The Danish economy is highly unionized; 75% of its labour force [1] are members of a union in the Danish Confederation of Trade Unions. Relationships between unions and employers are cooperative: unions have a day-to-day role in managing the workplace, and their representatives sit on most companies' board of directors. Rules on work schedules and pay are negotiated between unions and employers, with minimal government involvement.

The government has been very successful in meeting, and even exceeding, the economic convergence criteria for participating in the third phase (a common European currency) of the Economic and Monetary Union (EMU), but Denmark, in a September 2000 referendum, reconfirmed its decision not to join the 12 other EU members in the euro. Even so, the Danish currency remains pegged to the euro.

Denmark has also placed first on the Economist Intelligence Unit's "e-readiness" rankings for the past two years. "A country's "e-readiness" is a measure of its e-business environment, a collection of factors that indicate how amenable a market is to Internet-based opportunities."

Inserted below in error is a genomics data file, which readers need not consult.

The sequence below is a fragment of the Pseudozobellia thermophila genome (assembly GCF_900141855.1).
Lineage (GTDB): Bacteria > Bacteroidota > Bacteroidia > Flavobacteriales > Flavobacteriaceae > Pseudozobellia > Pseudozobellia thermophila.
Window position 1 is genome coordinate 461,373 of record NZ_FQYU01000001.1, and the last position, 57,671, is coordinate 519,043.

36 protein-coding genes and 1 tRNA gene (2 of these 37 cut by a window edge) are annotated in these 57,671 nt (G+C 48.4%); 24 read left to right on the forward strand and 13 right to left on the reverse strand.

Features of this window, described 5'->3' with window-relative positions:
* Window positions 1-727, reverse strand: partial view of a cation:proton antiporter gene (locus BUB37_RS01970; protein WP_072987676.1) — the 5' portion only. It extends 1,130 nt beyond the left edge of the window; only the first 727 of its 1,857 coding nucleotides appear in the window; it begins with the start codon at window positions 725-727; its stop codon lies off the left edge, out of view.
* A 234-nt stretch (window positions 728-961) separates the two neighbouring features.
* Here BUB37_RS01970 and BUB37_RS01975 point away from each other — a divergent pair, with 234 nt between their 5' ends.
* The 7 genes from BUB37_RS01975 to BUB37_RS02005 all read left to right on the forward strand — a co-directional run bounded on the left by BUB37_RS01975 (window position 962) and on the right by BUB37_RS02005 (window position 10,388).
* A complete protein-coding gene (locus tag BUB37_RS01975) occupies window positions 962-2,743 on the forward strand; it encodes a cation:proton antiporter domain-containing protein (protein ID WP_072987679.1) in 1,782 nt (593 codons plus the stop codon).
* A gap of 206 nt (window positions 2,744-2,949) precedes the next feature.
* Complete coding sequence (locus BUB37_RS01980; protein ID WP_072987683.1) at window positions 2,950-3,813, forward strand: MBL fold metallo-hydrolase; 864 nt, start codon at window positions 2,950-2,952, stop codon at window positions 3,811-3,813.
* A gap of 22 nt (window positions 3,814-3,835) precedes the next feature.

Main article: Demographics of Denmark

The majority of the population is of Scandinavian descent, with small groups of Inuit (from Greenland), Faroese, and immigrants. According to official statistics in 2003 immigrants made up 6.2% of the total population.

Danish is spoken in the entire country, although a small group near the German border also speaks German. Many Danes are fluent in English as well, particularly those in larger cities and the youth, who are taught English in school.

According to official statistics from January 2002 84.3% of Danes are members of the state church, the Danish People's Church (Den Danske Folkekirke), also known as the Church of Denmark, a form of Lutheranism; the rest are primarily of other Christian denominations and also about 2% are Muslims. For the last decade Danish People's Church has seen a decline in the number of memberships. In the later years, the old norse religion Asatru has begun to reemerge. Asatru was approved as a religious movement by the Danish government on November 8th 2003.